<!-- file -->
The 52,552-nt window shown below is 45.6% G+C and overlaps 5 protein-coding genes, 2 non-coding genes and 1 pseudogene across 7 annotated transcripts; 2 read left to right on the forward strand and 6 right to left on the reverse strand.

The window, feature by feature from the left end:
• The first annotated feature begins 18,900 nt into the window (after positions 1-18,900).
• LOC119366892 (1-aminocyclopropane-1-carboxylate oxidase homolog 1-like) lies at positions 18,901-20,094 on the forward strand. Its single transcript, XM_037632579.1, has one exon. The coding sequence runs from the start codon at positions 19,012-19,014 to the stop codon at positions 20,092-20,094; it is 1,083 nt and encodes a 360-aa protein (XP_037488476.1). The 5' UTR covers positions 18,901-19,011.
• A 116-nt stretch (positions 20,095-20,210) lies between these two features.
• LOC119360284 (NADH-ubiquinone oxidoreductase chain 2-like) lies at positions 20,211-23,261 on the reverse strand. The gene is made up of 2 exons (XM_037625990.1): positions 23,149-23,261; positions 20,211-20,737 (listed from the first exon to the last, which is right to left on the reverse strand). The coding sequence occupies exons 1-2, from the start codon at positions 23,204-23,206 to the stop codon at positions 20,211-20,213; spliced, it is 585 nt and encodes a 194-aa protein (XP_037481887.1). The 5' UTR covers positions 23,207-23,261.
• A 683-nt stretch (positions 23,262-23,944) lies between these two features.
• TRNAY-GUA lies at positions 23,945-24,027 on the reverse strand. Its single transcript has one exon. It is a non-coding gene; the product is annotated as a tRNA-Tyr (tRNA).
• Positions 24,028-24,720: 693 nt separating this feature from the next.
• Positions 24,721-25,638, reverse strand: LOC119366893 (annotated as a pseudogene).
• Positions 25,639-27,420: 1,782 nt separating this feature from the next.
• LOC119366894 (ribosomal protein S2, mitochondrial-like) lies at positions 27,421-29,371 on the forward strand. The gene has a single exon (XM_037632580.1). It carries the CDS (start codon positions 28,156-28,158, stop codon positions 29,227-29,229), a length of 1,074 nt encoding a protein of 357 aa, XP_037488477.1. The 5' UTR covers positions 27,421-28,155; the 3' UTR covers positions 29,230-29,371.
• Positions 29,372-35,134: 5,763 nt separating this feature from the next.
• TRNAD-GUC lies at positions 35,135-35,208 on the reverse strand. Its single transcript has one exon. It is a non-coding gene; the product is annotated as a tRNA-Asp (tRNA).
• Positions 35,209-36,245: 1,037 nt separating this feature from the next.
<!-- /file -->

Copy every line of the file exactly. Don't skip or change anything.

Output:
The 52,552-nt window shown below is 45.6% G+C and overlaps 5 protein-coding genes, 2 non-coding genes and 1 pseudogene across 7 annotated transcripts; 2 read left to right on the forward strand and 6 right to left on the reverse strand.

The window, feature by feature from the left end:
• The first annotated feature begins 18,900 nt into the window (after positions 1-18,900).
• LOC119366892 (1-aminocyclopropane-1-carboxylate oxidase homolog 1-like) lies at positions 18,901-20,094 on the forward strand. Its single transcript, XM_037632579.1, has one exon. The coding sequence runs from the start codon at positions 19,012-19,014 to the stop codon at positions 20,092-20,094; it is 1,083 nt and encodes a 360-aa protein (XP_037488476.1). The 5' UTR covers positions 18,901-19,011.
• A 116-nt stretch (positions 20,095-20,210) lies between these two features.
• LOC119360284 (NADH-ubiquinone oxidoreductase chain 2-like) lies at positions 20,211-23,261 on the reverse strand. The gene is made up of 2 exons (XM_037625990.1): positions 23,149-23,261; positions 20,211-20,737 (listed from the first exon to the last, which is right to left on the reverse strand). The coding sequence occupies exons 1-2, from the start codon at positions 23,204-23,206 to the stop codon at positions 20,211-20,213; spliced, it is 585 nt and encodes a 194-aa protein (XP_037481887.1). The 5' UTR covers positions 23,207-23,261.
• A 683-nt stretch (positions 23,262-23,944) lies between these two features.
• TRNAY-GUA lies at positions 23,945-24,027 on the reverse strand. Its single transcript has one exon. It is a non-coding gene; the product is annotated as a tRNA-Tyr (tRNA).
• Positions 24,028-24,720: 693 nt separating this feature from the next.
• Positions 24,721-25,638, reverse strand: LOC119366893 (annotated as a pseudogene).
• Positions 25,639-27,420: 1,782 nt separating this feature from the next.
• LOC119366894 (ribosomal protein S2, mitochondrial-like) lies at positions 27,421-29,371 on the forward strand. The gene has a single exon (XM_037632580.1). It carries the CDS (start codon positions 28,156-28,158, stop codon positions 29,227-29,229), a length of 1,074 nt encoding a protein of 357 aa, XP_037488477.1. The 5' UTR covers positions 27,421-28,155; the 3' UTR covers positions 29,230-29,371.
• Positions 29,372-35,134: 5,763 nt separating this feature from the next.
• TRNAD-GUC lies at positions 35,135-35,208 on the reverse strand. Its single transcript has one exon. It is a non-coding gene; the product is annotated as a tRNA-Asp (tRNA).
• Positions 35,209-36,245: 1,037 nt separating this feature from the next.